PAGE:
Note: This is an archived Handbook entry from 2009. Search for this in the current handbook
|Dates & Locations:|| |
This subject has the following teaching availabilities in 2009:Semester 2, - Taught on campus.
Timetable can be viewed here. For information about these dates, click here.
|Time Commitment:||Total Time Commitment: 120 hours|
Admission to the Master of Urban Planning, or permission of the coordinator.
|Recommended Background Knowledge:||None|
|Non Allowed Subjects:||705-325 (ABPL30018) - Planning Productivity City (UG)|
|Core Participation Requirements:||
For the purposes of considering request for Reasonable Adjustments under the Disability Standards for Education (Cwth 2005), and Student Support and Engagement Policy, academic requirements for this subject are articulated in the Subject Overview, Learning Outcomes, Assessment and Generic Skills sections of this entry.
It is University policy to take all reasonable steps to minimise the impact of disability upon academic study, and reasonable adjustments will be made to enhance a student's participation in the University's programs. Students who feel their disability may impact on meeting the requirements of this subject are encouraged to discuss this matter with a Faculty Student Adviser and Student Equity and Disability Support: http://services.unimelb.edu.au/disability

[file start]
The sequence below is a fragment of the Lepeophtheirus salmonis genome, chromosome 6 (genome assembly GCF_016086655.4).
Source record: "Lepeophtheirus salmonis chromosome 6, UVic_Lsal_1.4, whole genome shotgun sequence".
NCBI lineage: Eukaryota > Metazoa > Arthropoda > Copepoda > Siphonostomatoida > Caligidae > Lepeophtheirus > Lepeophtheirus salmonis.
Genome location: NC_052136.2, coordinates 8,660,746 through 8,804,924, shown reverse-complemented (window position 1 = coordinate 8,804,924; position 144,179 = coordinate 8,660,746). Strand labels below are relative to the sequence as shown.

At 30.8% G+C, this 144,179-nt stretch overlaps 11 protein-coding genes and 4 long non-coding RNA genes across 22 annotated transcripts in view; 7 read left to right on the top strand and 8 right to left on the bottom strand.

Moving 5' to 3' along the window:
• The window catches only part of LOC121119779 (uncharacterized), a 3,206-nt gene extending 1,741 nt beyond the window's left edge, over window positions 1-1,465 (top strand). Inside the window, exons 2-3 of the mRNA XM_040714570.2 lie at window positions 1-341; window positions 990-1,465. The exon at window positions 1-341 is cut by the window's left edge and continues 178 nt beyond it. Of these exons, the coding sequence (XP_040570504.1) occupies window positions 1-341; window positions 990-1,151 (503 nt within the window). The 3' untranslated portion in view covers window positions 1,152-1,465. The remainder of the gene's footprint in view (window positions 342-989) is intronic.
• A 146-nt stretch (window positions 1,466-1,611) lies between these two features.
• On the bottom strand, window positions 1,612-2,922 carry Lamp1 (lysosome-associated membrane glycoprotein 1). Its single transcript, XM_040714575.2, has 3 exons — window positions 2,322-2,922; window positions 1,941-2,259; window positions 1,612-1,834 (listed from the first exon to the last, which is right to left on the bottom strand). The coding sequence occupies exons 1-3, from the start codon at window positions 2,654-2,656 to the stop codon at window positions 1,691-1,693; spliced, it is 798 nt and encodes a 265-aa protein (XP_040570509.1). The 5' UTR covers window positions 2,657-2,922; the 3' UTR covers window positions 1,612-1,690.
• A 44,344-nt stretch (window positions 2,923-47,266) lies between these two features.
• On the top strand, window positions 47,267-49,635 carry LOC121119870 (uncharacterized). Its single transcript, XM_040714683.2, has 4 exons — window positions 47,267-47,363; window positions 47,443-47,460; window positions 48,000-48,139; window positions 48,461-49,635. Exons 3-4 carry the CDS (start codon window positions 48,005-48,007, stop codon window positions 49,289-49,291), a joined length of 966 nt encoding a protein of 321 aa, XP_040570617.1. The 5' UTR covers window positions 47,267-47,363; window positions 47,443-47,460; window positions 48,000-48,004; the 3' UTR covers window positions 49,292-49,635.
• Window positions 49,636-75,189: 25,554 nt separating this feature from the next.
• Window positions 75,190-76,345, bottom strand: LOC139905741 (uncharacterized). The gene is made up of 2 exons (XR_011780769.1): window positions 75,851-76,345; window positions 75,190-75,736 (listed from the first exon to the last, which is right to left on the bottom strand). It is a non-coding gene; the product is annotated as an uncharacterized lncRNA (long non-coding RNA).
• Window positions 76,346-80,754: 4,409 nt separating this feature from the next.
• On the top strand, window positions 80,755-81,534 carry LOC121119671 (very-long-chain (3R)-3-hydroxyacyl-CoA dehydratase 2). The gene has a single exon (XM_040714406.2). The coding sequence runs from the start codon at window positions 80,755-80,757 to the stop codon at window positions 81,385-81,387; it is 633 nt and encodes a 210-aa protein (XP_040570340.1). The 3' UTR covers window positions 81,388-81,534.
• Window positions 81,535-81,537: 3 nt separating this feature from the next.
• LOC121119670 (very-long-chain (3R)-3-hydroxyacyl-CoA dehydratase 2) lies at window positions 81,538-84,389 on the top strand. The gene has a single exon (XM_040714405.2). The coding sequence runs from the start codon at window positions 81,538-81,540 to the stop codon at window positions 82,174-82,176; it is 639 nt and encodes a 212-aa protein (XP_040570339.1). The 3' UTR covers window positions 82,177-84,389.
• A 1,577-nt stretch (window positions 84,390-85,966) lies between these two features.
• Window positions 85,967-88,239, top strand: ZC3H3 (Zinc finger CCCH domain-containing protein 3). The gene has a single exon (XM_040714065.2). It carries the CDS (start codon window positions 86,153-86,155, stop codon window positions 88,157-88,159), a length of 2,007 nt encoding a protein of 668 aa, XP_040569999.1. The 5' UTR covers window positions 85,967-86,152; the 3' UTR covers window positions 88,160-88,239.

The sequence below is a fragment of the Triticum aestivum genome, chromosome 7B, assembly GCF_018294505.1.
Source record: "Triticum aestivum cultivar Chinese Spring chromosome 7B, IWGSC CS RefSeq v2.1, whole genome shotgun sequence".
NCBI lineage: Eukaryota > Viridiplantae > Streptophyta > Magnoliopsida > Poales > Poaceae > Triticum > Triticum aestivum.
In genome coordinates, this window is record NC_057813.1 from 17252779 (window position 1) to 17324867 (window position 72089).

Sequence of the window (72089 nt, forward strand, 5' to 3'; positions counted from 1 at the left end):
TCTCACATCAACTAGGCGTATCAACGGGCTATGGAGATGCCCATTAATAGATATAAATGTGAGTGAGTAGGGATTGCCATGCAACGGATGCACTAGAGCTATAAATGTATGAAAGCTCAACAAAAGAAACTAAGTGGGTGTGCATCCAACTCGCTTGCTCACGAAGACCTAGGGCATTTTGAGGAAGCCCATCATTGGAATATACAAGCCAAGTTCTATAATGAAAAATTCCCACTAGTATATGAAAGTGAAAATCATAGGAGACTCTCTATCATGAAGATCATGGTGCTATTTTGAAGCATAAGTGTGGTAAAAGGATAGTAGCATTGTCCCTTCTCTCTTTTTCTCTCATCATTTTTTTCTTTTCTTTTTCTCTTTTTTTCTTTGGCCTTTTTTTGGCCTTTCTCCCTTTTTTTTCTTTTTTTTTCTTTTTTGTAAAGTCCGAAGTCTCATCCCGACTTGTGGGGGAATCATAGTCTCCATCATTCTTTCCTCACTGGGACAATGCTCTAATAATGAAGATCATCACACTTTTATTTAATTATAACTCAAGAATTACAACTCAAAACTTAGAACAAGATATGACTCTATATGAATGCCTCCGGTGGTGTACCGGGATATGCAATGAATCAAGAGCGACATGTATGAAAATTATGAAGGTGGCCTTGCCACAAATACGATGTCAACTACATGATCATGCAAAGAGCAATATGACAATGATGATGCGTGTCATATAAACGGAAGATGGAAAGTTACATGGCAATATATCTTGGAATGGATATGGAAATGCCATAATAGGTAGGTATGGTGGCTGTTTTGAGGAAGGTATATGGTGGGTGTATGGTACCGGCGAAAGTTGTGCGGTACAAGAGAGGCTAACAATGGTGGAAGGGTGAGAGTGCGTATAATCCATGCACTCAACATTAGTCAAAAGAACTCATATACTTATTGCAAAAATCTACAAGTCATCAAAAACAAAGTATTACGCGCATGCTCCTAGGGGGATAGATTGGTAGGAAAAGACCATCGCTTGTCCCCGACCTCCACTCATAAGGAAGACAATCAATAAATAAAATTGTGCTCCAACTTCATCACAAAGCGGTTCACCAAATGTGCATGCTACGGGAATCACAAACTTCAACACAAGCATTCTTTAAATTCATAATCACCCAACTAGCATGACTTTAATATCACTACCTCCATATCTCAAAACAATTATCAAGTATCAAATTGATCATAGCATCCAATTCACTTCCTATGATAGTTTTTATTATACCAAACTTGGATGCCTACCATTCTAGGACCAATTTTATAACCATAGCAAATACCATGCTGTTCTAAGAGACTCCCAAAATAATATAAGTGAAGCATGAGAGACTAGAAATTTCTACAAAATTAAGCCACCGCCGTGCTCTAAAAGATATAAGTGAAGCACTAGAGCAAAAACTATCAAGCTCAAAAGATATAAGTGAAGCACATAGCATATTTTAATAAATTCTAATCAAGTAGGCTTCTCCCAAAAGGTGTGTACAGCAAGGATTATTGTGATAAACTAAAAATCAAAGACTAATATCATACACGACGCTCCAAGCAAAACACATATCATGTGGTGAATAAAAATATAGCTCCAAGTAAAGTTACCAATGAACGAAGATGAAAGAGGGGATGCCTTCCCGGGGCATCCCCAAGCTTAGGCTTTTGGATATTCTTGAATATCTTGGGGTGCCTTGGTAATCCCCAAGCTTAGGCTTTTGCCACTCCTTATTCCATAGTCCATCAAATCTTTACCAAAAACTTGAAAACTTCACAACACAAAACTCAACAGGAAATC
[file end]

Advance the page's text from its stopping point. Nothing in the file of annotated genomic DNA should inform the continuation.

CoordinatorDr Jennifer Eve Day
This subject explores ways that the economic production of goods and services shapes the vitality, structure and planning agenda of cities. It uses an economic sectoral perspective to demonstrate how sectorssuch as manufacturing, transport, services and creative activities have locational impacts in certain cities and within selected parts of cities. Complex planning issues, requiring judgments about the competing demands of economic development and social needs, are associated with the growth and decline of sectors in their particular urban contexts. Special attention will be paid to innovation in city development, and to the planning of infrastructure in airports, seaports and telecommunications.
|Objectives:||On completion of the subject students will have learned how to address complex planning issues in particular urban economic contexts. They will also develop: |
Tutorial papers totalling 1000 words (20%) and a research essay of 4000 words (80%).
|Recommended Texts:||Readings compiled by the coordinator.|
|Breadth Options:|| |
This subject is not available as a breadth subject.
|Fees Information:||Subject EFTSL, Level, Discipline & Census Date|
|Links to further information:||http://www.abp.unimelb.edu.au/environments-and-design-students/melbourne-school-of-design-students.html|
Master of Property |
Master of Urban Planning
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